In its recent decision in Kataeb Political Party v The Modern Media Company, the Beirut Supreme Court confirmed that the ownership of a trademark or trade name is acquired through use and not through registration with the relevant authorities.


In 1958 the Kataeb Political Party (KPP) launched the radio station Voix Du Liban – VDL, which the Ministry of Telecommunications licensed in 1976.

In 1994 the law regulating the broadcasting of radio stations and TV channels was promulgated. Among other things, the law stipulates that only joint stock companies can obtain a radio or TV broadcasting licence.

In 1996 The Modern Media Company (MMC) was incorporated on the KPP's initiative. The MMC subsequently obtained a licence to operate a radio station under the name Voix Du Liban – VDL and rented premises and related equipment, as well as the station's archive, from the KPP in order to run and operate the station. The MMC was supervised by the KPP to which it provided regular reports. The MMC proceeded, with the KPP's knowledge, to register Voix Du Liban - VDL as a trademark.

Several months prior to the rental agreement's expiry, the KPP sent a notification to the MMC requesting, among other things, that it:

  • refrain from using the VOIX DU LIBAN – VDL trademark; and
  • transfer the trademark's registration to the KPP.

The MMC failed to comply with the notification. As such, the KPP filed suit against the MMC, reiterating its claims. However, the MMC claimed ownership of the trade name Voix Du Liban - VDL based on the fact that:

  • the KPP had stopped using the trade name in 1994 and had therefore lost any ownership thereof;
  • as of 1994, only joint stock companies can own, run and operate radio stations;
  • the KPP, being a political association, is prohibited from undertaking commercial activities; and
  • the MMC had registered the trade name in 1996 with the KPP's knowledge. As such, any right of objection had been lost in view of the applicable statute of limitation.


First-instance court
On 25 September 2013 the first-instance court (ruling on commercial matters) held that it was obvious that the trademark belonged to the KPP, which had granted the MMC implicit authority to use it. The court based its conclusion on the following facts:

  • The KPP had created the VOIX DU LIBAN - VDL trademark and used it until 1994 (as acknowledged by the MMC).
  • The law does not prohibit associations from owning trade names with the right to license them.
  • Despite registering the trademark in its own name with the official authorities, the MMC had been unable to provide the court with a written deed of the trademark's transfer thereto.
  • The MMC had been incorporated on the KPP's initiative and had regularly reported to the KPP.

Appeal court decision
On 2 February 2016 the appeal court confirmed that:

  • the KPP was the owner of the VOIX DU LIBAN – VDL trademark;
  • the MMC had been unable to produce written evidence of the trademark's transfer;
  • the KPP had granted the MMC implicit authority to use the trade name Voix Du Liban; and
  • such authority had been revoked by the letter served to the MMC in which it had asked the MMC to refrain from using the trade name. Therefore, the statute of limitation had started running from the date on which such letter had been served.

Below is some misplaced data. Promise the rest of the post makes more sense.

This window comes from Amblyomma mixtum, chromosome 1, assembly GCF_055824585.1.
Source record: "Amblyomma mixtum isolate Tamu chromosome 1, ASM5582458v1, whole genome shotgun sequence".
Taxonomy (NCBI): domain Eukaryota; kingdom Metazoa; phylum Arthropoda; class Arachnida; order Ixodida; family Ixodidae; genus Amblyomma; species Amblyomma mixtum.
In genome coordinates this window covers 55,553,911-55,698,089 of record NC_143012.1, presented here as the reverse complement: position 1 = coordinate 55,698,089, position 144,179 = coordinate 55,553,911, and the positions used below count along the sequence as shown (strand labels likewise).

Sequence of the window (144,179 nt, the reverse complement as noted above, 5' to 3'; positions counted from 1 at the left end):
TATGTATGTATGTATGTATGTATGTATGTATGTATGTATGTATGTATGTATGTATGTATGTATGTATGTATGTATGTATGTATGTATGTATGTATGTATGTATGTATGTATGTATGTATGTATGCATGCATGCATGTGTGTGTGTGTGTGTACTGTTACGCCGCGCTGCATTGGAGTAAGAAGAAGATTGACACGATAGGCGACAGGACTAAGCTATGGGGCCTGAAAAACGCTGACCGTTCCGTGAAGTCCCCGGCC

Further, the appeal court confirmed that, despite the fact that the legislation concerning associations (and political parties) prohibits such entities from undertaking any commercial activity with the aim of benefiting its members, such prohibition does not cover situations in which an association may generate revenue from commercial activities, provided that such revenue will be dedicated exclusively to fulfilling the entity's main activity. A typical example of such a situation is the revenue that an association generates from licensing a trademark.

Beirut Supreme Court decision
On 4 May 2017 the Beirut Supreme Court confirmed the appeal court's conclusions, stating that Lebanese legislation protects the initial use of a trademark and clearly states as follows:

the created trade name or trade mark or service name is by itself a legitimate object (Res Nullius) and is considered to have its own existence and it can be owned as long as it doesn't have a previous owner, and such ownership is established pursuant to its use and not its registration, whereas the registration's role is restricted to publicize such right and not to create it.


The Beirut Supreme Court has once again confirmed the model adopted by Lebanese law with respect to trademark registration – namely, that the purpose of such registration is to proclaim the right to use a trademark and not to create such a right.

The MMC believes that the Beirut Supreme Court made a serious error in confirming that the KPP had granted the MMC implicit authority to use the trademark, but denying that the transfer of a trademark is not in itself a commercial activity which can, by law, be proved by all means and not merely a written instrument. As such, the MMC filed an appeal before the highest court (which comprises the presidents of all cassation court sections) on this ground, among others. The highest court's verdict has yet to be issued.

For further information on this topic please contact Tarek Farran at Farran Law Firm by telephone (+961 1 426 174) or email ([email protected]). The Farran Law Firm website can be accessed at www.farranlaw.com.